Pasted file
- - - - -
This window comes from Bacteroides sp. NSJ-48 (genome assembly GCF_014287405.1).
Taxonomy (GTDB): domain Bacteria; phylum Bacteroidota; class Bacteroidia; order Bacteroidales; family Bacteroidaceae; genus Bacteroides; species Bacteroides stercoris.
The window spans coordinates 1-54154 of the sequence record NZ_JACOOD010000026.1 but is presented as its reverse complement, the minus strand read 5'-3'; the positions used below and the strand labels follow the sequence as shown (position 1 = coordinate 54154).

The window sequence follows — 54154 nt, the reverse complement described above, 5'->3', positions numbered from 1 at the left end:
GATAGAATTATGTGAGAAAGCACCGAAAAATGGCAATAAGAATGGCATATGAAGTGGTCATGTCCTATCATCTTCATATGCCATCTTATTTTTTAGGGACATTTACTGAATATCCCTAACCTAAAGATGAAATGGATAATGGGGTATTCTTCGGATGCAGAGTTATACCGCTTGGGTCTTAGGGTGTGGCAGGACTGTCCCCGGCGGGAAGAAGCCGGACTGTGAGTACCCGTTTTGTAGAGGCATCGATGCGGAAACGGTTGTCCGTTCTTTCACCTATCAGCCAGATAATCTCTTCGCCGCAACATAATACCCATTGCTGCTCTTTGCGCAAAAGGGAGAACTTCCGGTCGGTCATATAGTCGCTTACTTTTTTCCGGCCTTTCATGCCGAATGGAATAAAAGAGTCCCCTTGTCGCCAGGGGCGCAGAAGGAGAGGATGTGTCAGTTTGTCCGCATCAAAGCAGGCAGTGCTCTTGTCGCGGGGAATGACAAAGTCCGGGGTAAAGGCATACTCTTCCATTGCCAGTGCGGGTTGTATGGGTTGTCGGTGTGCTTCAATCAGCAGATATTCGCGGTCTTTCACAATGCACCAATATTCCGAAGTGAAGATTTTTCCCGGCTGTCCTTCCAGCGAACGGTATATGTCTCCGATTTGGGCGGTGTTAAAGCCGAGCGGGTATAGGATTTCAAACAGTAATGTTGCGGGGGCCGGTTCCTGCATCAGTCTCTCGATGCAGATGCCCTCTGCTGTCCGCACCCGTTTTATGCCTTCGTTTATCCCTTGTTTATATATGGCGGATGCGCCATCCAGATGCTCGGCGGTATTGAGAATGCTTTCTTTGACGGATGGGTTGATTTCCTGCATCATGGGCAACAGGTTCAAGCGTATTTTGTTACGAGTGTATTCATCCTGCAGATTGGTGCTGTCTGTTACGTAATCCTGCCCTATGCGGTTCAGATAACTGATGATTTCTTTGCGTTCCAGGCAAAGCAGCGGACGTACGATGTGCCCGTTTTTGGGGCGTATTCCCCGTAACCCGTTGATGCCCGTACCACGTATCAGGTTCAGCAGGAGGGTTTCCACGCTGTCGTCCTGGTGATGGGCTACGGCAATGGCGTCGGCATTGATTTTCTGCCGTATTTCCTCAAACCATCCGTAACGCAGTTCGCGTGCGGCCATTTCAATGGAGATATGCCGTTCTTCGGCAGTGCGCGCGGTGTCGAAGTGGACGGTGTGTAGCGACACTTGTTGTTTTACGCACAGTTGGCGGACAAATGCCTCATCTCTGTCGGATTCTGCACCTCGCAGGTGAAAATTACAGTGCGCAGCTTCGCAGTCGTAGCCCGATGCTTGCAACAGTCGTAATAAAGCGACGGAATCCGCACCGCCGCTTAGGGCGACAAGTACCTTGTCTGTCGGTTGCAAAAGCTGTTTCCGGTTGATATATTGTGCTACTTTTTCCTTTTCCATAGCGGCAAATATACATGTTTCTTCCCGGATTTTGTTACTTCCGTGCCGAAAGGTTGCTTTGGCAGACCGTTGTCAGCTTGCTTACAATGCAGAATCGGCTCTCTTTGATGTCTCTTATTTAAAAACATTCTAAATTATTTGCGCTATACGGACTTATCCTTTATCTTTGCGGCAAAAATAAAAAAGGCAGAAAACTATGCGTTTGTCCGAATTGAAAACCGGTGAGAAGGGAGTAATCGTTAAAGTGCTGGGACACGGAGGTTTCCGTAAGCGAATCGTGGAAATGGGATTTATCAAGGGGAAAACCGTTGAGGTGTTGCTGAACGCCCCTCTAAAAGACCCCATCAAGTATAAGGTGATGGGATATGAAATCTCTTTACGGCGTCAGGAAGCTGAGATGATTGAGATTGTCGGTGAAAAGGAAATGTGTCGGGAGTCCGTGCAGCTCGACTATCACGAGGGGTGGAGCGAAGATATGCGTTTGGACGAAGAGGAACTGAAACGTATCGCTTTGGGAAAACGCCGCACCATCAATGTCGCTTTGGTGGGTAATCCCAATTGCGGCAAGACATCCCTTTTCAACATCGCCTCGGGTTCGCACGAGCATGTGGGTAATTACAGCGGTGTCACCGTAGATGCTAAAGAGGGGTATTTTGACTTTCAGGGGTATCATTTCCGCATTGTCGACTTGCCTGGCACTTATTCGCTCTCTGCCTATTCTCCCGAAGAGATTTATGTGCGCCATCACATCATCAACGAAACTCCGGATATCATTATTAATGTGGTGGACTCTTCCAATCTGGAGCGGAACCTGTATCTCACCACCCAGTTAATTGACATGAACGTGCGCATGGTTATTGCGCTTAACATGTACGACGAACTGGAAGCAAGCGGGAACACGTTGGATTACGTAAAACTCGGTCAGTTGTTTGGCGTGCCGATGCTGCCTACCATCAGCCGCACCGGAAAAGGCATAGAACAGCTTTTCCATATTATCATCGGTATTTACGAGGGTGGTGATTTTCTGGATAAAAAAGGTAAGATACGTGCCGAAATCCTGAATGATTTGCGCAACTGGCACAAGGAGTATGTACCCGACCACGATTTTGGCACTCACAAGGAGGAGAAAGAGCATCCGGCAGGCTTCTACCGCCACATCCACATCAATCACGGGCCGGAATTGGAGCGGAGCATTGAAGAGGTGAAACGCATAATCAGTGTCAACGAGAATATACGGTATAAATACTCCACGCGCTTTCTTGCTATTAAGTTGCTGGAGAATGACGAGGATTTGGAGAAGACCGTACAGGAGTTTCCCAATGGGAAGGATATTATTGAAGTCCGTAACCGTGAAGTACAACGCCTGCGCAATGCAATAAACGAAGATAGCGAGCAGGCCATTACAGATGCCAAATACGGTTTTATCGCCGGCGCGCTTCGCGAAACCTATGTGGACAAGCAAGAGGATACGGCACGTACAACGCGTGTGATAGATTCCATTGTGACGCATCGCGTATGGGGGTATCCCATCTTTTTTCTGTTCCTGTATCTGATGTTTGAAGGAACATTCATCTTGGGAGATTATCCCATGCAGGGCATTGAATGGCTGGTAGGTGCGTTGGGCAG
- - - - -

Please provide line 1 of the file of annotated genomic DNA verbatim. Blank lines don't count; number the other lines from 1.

This window comes from Bacteroides sp. NSJ-48 (genome assembly GCF_014287405.1).